Business students win big

A group of three students received $2,500 last night as part of a unique final exam, thanks to business professor Armand Gilinsky’s “Show Me the Money” competition and the Green Music Center.

Gilinsky was awarded $15,000 earlier this year as a portion of the Green Music Center’s Academic Integration Proposal Grants. The program’s goal is to foster and showcase academic integration in creative ways, said Marne Olson, vice-chair of the board of advisors for the Green Music Center.

“These projects encourage both faculty and students to look for novel and creative ways to integrate the arts with other disciplines in the university,” she said. “The ability to ‘think outside the box’ is crucial.”

Using the grant to develop programs a certificate in Creative Arts and Digital Media Business, Gilinsky led his Small Business and Entrepreneurship course, split into 10 teams, to create innovative and entrepreneurial business plans. Each team partnered with students and faculty from outside the business department to develop cohesive, cross-disciplinary proposals. 

“College is the time to do something really cool and not be afraid to fail,” said Gilinsky, noting that the projects’ requirement for interdisciplinary collaboration taught students how to foster creativity on the management side, and management expertise on the creative side.

“The idea of having non-business students learn from other students is valuable,” he said. “It’s a great way for business students to prove they’ve learned something; it’s the key to longevity.”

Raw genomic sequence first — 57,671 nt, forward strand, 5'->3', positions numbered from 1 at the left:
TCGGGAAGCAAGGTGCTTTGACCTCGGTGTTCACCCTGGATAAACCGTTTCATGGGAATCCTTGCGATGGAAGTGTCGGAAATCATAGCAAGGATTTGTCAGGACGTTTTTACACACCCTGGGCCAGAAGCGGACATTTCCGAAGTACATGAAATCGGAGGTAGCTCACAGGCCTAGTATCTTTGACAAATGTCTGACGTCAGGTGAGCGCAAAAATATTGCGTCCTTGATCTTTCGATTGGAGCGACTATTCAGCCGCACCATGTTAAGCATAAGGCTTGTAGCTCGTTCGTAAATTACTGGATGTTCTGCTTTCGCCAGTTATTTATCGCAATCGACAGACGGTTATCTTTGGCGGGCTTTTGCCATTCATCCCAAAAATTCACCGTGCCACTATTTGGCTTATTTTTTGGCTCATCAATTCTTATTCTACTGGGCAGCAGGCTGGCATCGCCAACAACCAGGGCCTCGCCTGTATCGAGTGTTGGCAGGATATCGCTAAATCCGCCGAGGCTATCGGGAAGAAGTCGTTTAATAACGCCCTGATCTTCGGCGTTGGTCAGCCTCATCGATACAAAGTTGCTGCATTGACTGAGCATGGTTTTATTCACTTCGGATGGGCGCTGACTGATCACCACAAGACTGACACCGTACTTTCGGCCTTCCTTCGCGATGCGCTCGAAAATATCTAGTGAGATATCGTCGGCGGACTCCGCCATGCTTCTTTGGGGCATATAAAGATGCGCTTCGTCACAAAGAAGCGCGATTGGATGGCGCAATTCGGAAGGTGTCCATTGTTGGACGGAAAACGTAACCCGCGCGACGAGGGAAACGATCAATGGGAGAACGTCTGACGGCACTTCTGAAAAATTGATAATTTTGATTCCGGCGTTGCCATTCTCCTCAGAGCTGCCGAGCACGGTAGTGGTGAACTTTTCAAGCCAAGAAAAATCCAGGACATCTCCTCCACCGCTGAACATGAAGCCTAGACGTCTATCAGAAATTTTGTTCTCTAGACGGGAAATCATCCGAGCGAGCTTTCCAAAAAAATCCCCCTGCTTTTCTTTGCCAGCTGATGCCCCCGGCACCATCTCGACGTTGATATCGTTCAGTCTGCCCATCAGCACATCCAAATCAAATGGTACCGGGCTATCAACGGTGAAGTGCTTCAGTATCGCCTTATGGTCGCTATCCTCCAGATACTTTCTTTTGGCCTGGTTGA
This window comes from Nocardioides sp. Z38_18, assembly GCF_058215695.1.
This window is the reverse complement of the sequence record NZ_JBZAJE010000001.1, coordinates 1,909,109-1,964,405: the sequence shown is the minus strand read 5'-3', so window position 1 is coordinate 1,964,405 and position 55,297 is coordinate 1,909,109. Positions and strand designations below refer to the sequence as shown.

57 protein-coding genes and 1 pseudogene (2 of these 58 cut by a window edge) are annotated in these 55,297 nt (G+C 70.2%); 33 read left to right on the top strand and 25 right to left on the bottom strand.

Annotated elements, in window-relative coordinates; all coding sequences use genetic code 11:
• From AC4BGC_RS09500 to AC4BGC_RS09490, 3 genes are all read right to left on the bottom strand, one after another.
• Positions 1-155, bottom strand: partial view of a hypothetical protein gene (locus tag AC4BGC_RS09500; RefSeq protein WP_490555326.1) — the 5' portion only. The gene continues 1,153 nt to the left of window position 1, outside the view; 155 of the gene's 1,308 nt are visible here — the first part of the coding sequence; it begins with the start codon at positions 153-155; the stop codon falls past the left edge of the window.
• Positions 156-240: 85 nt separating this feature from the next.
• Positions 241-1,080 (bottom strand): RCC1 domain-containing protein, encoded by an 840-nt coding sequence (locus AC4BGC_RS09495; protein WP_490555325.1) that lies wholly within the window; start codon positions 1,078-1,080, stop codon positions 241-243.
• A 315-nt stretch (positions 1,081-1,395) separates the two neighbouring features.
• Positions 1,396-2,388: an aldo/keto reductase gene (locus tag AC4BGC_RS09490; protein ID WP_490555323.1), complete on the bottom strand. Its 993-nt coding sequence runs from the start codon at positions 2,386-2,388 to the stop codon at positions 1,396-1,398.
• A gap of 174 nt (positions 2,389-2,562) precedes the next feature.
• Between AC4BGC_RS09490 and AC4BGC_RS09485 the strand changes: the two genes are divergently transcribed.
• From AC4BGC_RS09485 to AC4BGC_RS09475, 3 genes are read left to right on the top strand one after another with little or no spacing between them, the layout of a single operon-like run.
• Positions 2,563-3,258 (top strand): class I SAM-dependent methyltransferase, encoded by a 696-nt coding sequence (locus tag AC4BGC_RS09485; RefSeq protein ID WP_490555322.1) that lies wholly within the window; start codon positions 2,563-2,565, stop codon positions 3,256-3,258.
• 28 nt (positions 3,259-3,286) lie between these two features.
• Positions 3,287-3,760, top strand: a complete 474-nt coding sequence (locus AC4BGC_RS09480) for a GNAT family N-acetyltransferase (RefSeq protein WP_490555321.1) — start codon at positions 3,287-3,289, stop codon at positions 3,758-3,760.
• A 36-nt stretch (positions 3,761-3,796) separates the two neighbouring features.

The teams presented their plans to a panel of judges in an Elevator Pitch Competition on Dec. 2 in the Green Music Center. The top five moved on to last night’s final round.

Students Nicole Griffith, Kyle Mossman, Casey Sullivan and Maurice Mickel placed first with their project “VINdata,” an online service for small to mid-sized wineries. James Waggoner, Alan Chao and Mike Koricki, who worked on “Cyclingroutes.com,” received second place and $1,500 for their app that would help road cyclists plan their rides. The third place team consisted of Romy Bonifacio, Tina Harris, David Castino and Erin Nelson, winning $1,000 for their plan for a solar panel cleaning company, “Solar Sweepers.”

The faculty advisor for the winning team was Ali Kooshesh of the Computer Science Department.  The other advisors included Emily Acosta Lewis of the Communications Department, Patrick Bailey of the Environmental Studies and Planning Department, Paul Draper of the Theatre Arts Department, and Lynne Morrow of the Music Department. The professors received a portion of the grant for their work.

“Holy cow! We did it!” said winner Nicole Griffith after the competition.  

“This was the greatest experience in my college career,” said Sullivan.

“Ultimately, I hope this will begin to attract support for creative and performing arts management programs,” said Gilinsky. “It would make us a unique university.”